Wilson model for inventory management: known constant demand

04 February 2019

Let’s make some assumptions about sales volumes and problems getting supplies of an item in constant demand which is obtained from a supplier.

Supposing that:

  • The unit price is known, constant over time and unaffected by the quantity purchased.
  • The order is always delivered in the same manner.
  • Any quantity can be ordered.
  • Reorder time (interval between issuing order and delivery of goods) is known and constant.
  • Demand is constant (d) over time and the sale price is constant over time.
  • We want to meet all customer demand promptly remembering that the cost of running out of stock is very high.
  • The item in question is not perishable.
  • Holding costs are proportional only to the value of the items and the storage period.

These assumptions, being the basis of the so-called “Wilson model” have the following consequences:

  • The quantity to be purchased in each order is constant.
  • The interval between two successive orders is constant.
  • It is advisable to place an order so that when each batch arrives there is no stock remaining.
  • The only costs affecting the decision about the quantity to purchase and the interval between orders are the costs related to ordering and holding.

The only problem you will have to face when managing this situation is deciding whether to place fewer orders of large quantities or more orders of small quantities. The solution depends entirely on the costs related to holding and ordering.
If you want to reduce storage costs to a minimum, you need to look at automatic storage solutions which are designed to make the most of available vertical space, such as automatic vertical warehouses.
This is because this type of warehouse will allow you to reduce to practically zero the cost of moving the products around, maintaining enough space as if in a traditional warehouse and keeping the products in good condition.

Economic order, rotation time, order point

The question is: “Do I order larger quantities in a small number of orders or small quantities in many orders?“.

The Wilson model states that the only thing that matters here is the cost of ordering (which increases along with the number of orders) and the cost of holding (which increases along with the number of delivered lots and decreasing number of orders). This is therefore about expressing an objective function and understanding at what value per lot the total cost of ordering and holding is minimised.

Once this quantity has been established, you can also automatically determine rotation time and how many orders to place throughout the year. The last thing to ascertain is the right moment to issue the various orders and therefore the order point.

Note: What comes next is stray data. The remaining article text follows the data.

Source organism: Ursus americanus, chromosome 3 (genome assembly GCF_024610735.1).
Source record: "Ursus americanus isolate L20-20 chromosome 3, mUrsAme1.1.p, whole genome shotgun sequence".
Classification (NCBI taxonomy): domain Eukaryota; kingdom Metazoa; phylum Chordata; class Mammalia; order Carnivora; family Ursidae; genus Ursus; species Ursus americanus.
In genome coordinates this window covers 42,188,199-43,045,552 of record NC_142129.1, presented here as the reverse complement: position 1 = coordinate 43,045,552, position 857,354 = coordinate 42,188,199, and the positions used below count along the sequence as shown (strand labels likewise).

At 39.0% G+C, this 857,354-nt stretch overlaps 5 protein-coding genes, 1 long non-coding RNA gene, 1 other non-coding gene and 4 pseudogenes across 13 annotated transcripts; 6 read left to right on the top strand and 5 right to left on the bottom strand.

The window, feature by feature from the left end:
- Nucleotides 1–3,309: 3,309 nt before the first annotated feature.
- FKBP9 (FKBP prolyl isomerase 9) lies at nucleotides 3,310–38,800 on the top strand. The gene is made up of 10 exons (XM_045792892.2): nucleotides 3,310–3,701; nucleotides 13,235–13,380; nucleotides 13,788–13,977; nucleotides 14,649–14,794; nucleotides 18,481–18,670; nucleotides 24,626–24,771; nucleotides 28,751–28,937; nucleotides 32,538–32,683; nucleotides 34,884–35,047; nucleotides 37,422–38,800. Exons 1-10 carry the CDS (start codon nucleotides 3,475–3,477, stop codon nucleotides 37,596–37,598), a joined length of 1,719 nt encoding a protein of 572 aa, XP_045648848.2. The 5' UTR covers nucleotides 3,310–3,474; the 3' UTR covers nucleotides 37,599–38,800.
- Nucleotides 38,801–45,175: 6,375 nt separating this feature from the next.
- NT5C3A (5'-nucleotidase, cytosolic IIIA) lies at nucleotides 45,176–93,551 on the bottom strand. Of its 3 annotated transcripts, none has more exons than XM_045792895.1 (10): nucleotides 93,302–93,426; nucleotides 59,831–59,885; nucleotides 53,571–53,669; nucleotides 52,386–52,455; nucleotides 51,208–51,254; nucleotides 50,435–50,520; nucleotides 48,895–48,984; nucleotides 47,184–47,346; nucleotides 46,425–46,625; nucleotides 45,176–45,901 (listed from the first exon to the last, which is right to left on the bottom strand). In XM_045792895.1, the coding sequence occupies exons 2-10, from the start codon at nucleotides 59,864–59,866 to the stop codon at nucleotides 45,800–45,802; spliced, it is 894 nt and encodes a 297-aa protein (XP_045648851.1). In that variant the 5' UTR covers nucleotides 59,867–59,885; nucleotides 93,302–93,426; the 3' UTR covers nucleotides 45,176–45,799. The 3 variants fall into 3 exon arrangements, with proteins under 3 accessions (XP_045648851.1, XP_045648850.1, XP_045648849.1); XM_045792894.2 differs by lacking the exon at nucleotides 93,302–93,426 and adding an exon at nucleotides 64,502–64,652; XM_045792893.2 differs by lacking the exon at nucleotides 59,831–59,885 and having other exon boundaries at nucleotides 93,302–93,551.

In the Wilson model, since you don’t want to have any stock left when a new batch arrives from the supplier, the order point is equal to the amount used during the lead time required by the supplier to replenish the stock.

Variants to the Wilson model

Moving away from the assumptions contained in the Wilson model, let’s no longer assume that demand is constant over time and instead accept that there is some random variability. This means that some demand figures are known along with how likely they are to occur, respectively.

In these scenarios, we can no longer think about managing supply by issuing orders for constant quantities at constant intervals, but we have to choose between:

  • Management by order point which means reordering constant quantities each time available stocks reach the order point.
  • Management by periodic reordering which means reordering variable quantities at fixed intervals.

In both these cases it is no longer possible to be certain of meeting all levels of demand, but it is possible to imagine meeting demand with a certain degree of probability. How? Supposing that this random variability in demand, and in particular in demand during reorder time (supplier lead time) is a “Gaussian” distribution.

The “Gaussian” (or “normal”) distribution is where a normal random variable has a high probability of convergence with values close to the variable’s mean value and this probability is reduced slowly as it moves away from this value. The “Gaussian” distribution is suited to describing many random phenomena of definite interest such as is the case with sales of a certain product within a certain period.

Ideas for warehouse reorganization

Improving the organization of the warehouse does not necessarily have to be a complex operation: study the floor plans, think both horizontally and vertically, consult with your personnel. Check out some easy-to-implement tips to boost personnel satisfaction and your earnings quite quickly.